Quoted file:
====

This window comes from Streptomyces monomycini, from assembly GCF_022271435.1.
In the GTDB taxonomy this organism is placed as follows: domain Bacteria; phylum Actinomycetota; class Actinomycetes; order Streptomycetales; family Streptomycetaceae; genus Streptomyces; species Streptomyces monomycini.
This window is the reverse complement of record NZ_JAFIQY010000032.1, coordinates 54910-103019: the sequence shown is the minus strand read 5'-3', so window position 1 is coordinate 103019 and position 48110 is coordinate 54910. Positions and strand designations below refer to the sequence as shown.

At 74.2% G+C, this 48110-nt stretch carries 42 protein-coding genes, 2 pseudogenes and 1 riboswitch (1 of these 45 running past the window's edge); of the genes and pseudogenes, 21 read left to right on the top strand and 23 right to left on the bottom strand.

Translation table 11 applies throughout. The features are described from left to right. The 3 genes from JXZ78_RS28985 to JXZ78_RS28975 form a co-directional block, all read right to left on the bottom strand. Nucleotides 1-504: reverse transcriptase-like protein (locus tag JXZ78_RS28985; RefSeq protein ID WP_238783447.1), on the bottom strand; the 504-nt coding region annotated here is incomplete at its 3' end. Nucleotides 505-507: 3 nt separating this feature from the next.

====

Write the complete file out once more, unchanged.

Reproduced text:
This window comes from Streptomyces monomycini, from assembly GCF_022271435.1.
In the GTDB taxonomy this organism is placed as follows: domain Bacteria; phylum Actinomycetota; class Actinomycetes; order Streptomycetales; family Streptomycetaceae; genus Streptomyces; species Streptomyces monomycini.
This window is the reverse complement of record NZ_JAFIQY010000032.1, coordinates 54910-103019: the sequence shown is the minus strand read 5'-3', so window position 1 is coordinate 103019 and position 48110 is coordinate 54910. Positions and strand designations below refer to the sequence as shown.

At 74.2% G+C, this 48110-nt stretch carries 42 protein-coding genes, 2 pseudogenes and 1 riboswitch (1 of these 45 running past the window's edge); of the genes and pseudogenes, 21 read left to right on the top strand and 23 right to left on the bottom strand.

Translation table 11 applies throughout. The features are described from left to right. The 3 genes from JXZ78_RS28985 to JXZ78_RS28975 form a co-directional block, all read right to left on the bottom strand. Nucleotides 1-504: reverse transcriptase-like protein (locus tag JXZ78_RS28985; RefSeq protein ID WP_238783447.1), on the bottom strand; the 504-nt coding region annotated here is incomplete at its 3' end. Nucleotides 505-507: 3 nt separating this feature from the next.